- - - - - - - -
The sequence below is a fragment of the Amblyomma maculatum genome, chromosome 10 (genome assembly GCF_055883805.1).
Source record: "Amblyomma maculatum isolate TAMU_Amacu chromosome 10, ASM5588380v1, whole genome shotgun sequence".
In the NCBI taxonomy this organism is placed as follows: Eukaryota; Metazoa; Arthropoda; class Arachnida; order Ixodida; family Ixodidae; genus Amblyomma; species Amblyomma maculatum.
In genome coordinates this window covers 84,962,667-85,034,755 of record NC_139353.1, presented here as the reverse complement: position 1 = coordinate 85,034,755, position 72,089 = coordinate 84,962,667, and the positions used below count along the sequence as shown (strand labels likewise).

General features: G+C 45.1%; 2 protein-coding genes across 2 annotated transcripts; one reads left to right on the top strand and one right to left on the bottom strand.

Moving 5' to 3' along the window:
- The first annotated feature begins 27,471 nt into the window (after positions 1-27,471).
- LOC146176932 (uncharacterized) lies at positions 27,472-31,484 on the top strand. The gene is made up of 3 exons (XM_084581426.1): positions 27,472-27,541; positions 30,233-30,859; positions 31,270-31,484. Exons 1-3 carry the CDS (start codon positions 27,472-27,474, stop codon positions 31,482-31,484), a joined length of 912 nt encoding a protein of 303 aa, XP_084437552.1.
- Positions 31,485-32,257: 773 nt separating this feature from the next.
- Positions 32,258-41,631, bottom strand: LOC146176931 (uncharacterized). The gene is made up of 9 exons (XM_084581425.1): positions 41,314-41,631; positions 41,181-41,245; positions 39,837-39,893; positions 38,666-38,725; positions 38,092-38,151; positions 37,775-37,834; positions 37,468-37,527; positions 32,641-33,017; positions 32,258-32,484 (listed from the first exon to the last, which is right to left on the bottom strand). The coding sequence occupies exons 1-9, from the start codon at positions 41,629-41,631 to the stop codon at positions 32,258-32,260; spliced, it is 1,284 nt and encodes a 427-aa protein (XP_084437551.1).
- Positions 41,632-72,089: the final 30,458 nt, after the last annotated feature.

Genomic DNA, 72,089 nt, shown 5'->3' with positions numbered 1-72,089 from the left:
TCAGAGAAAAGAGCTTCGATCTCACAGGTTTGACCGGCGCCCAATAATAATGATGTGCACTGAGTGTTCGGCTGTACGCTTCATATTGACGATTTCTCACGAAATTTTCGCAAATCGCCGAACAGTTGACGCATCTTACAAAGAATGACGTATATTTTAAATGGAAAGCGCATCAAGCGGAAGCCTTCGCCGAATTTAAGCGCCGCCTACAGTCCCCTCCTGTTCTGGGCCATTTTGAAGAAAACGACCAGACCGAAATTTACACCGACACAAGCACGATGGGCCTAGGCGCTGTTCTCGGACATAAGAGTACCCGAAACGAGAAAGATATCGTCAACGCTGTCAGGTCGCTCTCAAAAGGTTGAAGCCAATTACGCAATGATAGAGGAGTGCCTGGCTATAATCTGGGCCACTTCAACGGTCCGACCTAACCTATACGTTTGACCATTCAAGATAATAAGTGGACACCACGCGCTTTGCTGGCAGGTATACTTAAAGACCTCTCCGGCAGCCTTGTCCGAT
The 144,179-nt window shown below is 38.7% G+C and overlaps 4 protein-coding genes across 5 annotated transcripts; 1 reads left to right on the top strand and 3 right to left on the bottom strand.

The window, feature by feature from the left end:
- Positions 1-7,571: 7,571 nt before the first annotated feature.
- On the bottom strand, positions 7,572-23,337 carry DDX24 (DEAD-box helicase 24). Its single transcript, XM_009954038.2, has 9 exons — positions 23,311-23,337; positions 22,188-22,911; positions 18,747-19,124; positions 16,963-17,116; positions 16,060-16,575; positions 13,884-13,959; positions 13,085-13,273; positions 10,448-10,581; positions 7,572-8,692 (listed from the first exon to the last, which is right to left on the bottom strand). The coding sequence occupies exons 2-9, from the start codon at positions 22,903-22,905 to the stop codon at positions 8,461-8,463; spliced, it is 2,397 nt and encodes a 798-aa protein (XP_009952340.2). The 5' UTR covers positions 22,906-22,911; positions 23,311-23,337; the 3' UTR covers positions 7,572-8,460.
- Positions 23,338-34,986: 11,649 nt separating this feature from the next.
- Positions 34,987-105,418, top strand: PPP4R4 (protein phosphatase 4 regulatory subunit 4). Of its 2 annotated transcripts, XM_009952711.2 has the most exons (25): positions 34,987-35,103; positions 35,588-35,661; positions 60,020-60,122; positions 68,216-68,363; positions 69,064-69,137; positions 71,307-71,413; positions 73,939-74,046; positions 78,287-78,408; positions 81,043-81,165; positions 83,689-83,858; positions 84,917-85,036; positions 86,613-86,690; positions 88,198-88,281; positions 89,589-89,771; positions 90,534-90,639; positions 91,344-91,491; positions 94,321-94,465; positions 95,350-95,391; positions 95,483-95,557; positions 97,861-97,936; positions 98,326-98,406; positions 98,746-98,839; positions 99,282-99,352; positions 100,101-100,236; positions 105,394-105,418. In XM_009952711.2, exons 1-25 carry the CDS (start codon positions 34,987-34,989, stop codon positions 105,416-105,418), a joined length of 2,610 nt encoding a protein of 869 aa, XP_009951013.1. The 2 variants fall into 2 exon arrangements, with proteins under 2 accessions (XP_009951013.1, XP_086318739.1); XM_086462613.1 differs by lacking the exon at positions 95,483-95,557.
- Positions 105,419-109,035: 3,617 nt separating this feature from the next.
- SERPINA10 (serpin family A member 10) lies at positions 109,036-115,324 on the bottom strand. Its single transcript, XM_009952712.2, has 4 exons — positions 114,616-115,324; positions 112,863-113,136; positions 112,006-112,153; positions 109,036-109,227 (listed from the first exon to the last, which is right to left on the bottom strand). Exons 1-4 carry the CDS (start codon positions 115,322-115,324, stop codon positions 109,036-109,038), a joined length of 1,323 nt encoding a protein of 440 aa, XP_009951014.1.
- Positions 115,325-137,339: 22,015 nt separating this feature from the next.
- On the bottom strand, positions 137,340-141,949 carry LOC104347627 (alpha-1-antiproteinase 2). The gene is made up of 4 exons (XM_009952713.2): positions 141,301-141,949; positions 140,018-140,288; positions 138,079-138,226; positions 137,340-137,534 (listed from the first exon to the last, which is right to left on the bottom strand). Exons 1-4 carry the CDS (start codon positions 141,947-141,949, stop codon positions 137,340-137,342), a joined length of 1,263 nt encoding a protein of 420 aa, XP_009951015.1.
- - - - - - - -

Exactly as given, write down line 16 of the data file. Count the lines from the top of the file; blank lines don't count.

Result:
- Positions 1-7,571: 7,571 nt before the first annotated feature.